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NewPages Lit Mag Reviews

Posted March 21, 2009

20x20 is a new London-based magazine of “visions” (black and white photographs and drawings), “words” (prose and poetry), and “blenders” (hybrid compositions of graphics and text). A note at the end of one contributor’s piece, “Deconstruction of a Failure,” sums up nicely the inaugural issue’s editorial slant. Kiril Bozhinov writes:
  • Issue Number Volume 11 Number 1
  • Published Date February 2009
  • Publication Cycle Quarterly
With the presentation of this volume, Amarillo Bay is celebrating its eleventh year of existence, certainly a notable accomplishment, and welcomes the reader to browse its archives which contain over four hundred works. The latest edition has four short stories, one piece of nonfiction, and six poems to choose from.
  • Issue Number Number 155
  • Published Date Autumn 2008
  • Publication Cycle Quarterly
This issue includes the Great Blue Heron poetry and Sheldon Currie fiction first, second, and third prize contest winners, poems from an additional 20 poets, three short stories, short book reviews, a review essay, and what is classified as an “article,” an “academic” style analysis of poet Anne Compton’s award-winning poetry book Processional. Solid and satisfying reading from cover to cover.
  • Issue Number Volume 34 Number 1
  • Published Date January/February 2009
  • Publication Cycle Bimonthly
Boston Review essays tend to follow a somewhat predictable pattern, and I couldn’t be happier about it. A serious, well-informed, literate, critical mind challenges the conventional wisdom about a controversial and highly politicized subject or issue of undeniable significance and urgency. Here are the two opposing views we commonly hear and debate, the writer begins, but there is something wrong with each of them, and I want to offer an alternative, he concludes. Subjects covered in the current issue of the Review include the “post-racial” in the Obama era (Stephen Ansolabehere and Charles Stewart III); free market regulation (Dean Baker, Robert Pollin); tax cuts (Jeff Madrick); Guantanamo (David Cole); Afghanistan (Barnett R. Rubin); Iran (Abbas Milani); and new (old?) philosophical approaches to God (Alex Byrne).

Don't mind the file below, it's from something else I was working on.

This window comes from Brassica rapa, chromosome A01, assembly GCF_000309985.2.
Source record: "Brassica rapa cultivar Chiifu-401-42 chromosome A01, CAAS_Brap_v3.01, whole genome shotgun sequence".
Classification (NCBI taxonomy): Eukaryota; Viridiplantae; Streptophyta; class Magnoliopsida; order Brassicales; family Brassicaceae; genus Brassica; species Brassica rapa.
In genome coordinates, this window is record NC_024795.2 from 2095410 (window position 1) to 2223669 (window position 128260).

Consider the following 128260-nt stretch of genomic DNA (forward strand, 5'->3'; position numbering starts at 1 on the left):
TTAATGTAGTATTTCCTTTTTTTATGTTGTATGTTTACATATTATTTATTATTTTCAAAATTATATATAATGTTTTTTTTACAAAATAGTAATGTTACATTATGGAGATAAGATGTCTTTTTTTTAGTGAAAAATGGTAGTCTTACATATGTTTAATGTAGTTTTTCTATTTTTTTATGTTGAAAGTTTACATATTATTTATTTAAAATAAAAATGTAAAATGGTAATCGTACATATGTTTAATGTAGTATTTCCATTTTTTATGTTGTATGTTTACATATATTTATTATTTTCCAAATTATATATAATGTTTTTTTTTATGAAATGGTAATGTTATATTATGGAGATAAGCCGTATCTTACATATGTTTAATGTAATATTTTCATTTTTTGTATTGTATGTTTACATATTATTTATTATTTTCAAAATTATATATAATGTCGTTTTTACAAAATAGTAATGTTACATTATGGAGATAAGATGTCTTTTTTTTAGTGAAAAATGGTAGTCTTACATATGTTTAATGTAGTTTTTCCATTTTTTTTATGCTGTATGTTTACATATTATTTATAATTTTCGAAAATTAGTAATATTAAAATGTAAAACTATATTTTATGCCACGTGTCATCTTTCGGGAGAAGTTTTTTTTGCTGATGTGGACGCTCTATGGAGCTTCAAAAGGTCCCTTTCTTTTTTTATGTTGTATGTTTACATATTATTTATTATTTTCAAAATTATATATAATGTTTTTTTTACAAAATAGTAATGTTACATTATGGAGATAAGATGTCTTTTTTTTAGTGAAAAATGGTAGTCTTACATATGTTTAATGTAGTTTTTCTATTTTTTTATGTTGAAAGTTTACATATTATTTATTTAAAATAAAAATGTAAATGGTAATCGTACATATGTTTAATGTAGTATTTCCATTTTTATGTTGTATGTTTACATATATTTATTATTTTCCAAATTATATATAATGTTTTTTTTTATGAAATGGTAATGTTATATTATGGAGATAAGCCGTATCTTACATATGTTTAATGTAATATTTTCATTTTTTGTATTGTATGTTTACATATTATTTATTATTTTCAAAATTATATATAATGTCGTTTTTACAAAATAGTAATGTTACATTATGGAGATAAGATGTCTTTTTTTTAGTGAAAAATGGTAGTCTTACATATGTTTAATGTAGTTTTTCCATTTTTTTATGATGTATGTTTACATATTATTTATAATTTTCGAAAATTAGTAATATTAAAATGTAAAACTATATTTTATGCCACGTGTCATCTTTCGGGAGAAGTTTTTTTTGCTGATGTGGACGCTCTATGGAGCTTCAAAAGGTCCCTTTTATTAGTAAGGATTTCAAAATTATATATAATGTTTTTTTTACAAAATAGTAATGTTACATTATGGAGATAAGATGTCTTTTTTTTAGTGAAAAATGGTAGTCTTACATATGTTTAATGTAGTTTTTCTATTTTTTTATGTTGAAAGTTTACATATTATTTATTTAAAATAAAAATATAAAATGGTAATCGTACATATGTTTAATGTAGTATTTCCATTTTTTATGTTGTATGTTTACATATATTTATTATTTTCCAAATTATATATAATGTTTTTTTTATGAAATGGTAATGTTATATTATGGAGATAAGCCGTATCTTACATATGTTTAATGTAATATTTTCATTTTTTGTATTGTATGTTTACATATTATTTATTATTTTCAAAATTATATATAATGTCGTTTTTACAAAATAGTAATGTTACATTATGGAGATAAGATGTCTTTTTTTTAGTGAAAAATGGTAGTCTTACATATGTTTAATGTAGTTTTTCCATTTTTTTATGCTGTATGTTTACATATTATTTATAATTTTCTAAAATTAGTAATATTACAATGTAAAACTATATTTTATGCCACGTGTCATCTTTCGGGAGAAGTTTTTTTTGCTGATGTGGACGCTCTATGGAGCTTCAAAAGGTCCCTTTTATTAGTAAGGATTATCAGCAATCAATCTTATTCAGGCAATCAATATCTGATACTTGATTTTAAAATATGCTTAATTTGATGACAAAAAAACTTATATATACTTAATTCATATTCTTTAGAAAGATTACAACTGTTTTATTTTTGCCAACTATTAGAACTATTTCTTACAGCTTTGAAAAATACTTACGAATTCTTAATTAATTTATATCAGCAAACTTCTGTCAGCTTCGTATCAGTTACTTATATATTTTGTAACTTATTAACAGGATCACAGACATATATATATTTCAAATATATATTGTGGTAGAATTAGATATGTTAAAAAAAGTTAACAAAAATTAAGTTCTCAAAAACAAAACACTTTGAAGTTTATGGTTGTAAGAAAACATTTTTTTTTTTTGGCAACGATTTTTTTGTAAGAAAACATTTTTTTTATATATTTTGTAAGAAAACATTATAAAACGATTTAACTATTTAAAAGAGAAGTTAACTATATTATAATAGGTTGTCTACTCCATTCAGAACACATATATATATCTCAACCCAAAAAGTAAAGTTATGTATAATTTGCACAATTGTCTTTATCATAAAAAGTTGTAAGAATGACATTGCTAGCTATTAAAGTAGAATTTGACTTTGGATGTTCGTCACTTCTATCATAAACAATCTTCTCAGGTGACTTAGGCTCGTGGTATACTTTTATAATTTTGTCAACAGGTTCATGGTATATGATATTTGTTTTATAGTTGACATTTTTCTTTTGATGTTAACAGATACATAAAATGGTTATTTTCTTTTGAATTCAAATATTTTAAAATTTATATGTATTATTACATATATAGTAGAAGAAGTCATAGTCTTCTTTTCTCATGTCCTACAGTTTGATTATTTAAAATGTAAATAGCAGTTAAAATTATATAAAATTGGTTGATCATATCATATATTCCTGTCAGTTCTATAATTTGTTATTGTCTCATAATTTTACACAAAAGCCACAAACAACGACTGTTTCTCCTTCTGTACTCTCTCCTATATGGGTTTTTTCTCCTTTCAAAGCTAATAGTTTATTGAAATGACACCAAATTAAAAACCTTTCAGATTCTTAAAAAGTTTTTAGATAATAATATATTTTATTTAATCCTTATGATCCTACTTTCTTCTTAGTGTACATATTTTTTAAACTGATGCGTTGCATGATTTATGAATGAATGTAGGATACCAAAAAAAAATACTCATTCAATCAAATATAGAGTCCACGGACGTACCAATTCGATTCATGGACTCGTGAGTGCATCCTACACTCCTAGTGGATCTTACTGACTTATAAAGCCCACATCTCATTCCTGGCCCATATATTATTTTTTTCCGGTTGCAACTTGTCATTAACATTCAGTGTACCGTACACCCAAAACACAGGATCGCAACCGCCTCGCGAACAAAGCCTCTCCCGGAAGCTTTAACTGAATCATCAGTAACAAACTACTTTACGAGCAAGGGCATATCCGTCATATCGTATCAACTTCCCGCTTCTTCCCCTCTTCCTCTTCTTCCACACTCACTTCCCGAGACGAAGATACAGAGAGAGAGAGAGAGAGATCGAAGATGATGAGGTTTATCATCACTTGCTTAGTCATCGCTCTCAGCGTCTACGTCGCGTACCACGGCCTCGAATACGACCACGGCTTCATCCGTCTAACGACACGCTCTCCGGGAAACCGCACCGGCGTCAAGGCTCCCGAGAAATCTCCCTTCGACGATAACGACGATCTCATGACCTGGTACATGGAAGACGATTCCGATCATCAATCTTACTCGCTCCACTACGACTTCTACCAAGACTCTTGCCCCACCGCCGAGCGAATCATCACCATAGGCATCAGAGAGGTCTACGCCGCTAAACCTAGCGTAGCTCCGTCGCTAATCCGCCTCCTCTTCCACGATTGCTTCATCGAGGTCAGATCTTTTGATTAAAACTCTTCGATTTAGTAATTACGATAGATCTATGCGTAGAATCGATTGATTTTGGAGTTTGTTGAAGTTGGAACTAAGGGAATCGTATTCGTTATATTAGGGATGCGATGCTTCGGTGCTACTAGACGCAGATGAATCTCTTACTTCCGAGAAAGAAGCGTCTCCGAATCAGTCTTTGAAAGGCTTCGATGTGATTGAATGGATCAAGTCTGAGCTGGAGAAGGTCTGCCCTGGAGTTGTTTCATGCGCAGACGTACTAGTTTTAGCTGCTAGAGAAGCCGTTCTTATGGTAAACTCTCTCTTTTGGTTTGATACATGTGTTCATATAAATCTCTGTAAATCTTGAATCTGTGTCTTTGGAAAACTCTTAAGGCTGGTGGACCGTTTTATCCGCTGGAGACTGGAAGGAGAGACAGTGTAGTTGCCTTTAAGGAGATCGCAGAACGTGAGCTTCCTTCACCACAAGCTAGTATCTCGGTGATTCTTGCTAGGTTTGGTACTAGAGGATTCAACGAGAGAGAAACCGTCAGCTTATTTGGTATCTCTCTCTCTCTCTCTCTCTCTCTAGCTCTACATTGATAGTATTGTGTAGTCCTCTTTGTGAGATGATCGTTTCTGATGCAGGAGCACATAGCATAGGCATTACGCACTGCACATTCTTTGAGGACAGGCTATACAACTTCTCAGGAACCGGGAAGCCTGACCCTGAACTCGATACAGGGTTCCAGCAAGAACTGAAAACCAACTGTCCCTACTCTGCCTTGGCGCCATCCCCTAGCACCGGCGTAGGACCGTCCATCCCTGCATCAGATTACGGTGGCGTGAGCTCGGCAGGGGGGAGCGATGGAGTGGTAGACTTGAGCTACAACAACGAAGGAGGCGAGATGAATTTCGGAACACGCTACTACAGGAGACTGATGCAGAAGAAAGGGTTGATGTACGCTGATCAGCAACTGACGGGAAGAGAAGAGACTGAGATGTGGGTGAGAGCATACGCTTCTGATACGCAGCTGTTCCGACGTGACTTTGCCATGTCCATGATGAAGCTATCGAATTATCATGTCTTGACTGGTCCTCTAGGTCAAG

• Issue Number Volume 61 Number 4
  • Published Date Winter 2009
  • Publication Cycle Quarterly
The “translation issue” begins with a tribute to the late Hayden Carruth (1921-2008) by poet David Mason, which concludes: “I wish to remember . . . an understanding of what is centrally important in life, what is truly marginal, and how poetry unites us more than it divides us, how language touches what we love, and how the love remains.” A beautiful tribute to a fine American poet, but also a fitting introduction for considering works in translation.
  • Issue Number Issue 6 Number 2
  • Published Date Fall/Winter 2008
  • Publication Cycle Biannual
Isotope (literary nature and science writing) has made some attractive changes. Perfect binding, expanded contents, recycled paper (for nature and science writing!), pleasing coated paper that really shows off the artwork. This issue’s art portfolio (and the cover art, too) is stunning: impeccable reproductions of paintings by Deborah Banerjee, “The Edge of Sight: The JPL Paintings.” JPL stands for Jet Propulsion Laboratory in Pasadena, California where the painter lives. The tension between Banerjee’s still life oils and the concept and imagined vision of propulsion, the spacecrafts’ raison d’être, is both restrained and explosive. The relationship of spacecraft to space (background) is fascinating and entirely unique from painting to painting. The painter’s explanation/description of what she has attempted to do is as beautifully composed, and as interesting, as her paintings.
  • Issue Number Volume 14 Number 1
  • Published Date Winter 2008/2009
  • Publication Cycle Quarterly
I sit down to read and suddenly I have company. There are a few dozen people I’ve never met in my living room telling me how they do their work (interviews with Cathy Smith Bowers and Robert Boisvert); who they are; what they think; and entertaining me with stories. I even know where they are from (which is listed with their names at the top of the page). Their voices are casual, direct, unadorned. Some angry, some wistful, some yearning. It’s almost as if I can feel them tugging at my elbow for my attention.
  • Issue Number Volume 22 Issue 6
  • Published Date July 2008